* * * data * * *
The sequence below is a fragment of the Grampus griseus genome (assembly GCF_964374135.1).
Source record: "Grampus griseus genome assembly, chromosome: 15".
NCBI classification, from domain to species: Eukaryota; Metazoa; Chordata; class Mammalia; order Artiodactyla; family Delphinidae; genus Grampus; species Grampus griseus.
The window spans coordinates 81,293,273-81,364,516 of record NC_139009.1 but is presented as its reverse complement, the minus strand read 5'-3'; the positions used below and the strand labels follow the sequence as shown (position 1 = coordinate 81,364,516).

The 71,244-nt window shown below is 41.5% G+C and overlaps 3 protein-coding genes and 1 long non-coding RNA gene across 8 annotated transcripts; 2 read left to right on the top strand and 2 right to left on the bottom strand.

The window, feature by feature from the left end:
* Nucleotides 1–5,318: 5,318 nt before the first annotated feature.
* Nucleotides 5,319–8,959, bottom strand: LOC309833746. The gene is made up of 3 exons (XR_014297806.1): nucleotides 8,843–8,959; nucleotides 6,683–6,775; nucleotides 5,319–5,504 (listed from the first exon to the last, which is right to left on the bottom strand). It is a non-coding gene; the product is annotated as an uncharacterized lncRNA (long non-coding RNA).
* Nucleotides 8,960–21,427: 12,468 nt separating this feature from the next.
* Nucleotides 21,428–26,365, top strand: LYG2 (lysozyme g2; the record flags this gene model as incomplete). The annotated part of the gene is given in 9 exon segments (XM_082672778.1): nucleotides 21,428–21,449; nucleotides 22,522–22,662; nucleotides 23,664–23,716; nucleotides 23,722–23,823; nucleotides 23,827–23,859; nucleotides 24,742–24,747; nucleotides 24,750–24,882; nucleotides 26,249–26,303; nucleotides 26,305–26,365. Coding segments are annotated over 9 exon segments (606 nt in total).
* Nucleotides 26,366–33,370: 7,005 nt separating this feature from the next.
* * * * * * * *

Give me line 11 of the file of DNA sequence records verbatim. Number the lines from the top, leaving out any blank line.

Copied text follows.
* Nucleotides 26,366–33,370: 7,005 nt separating this feature from the next.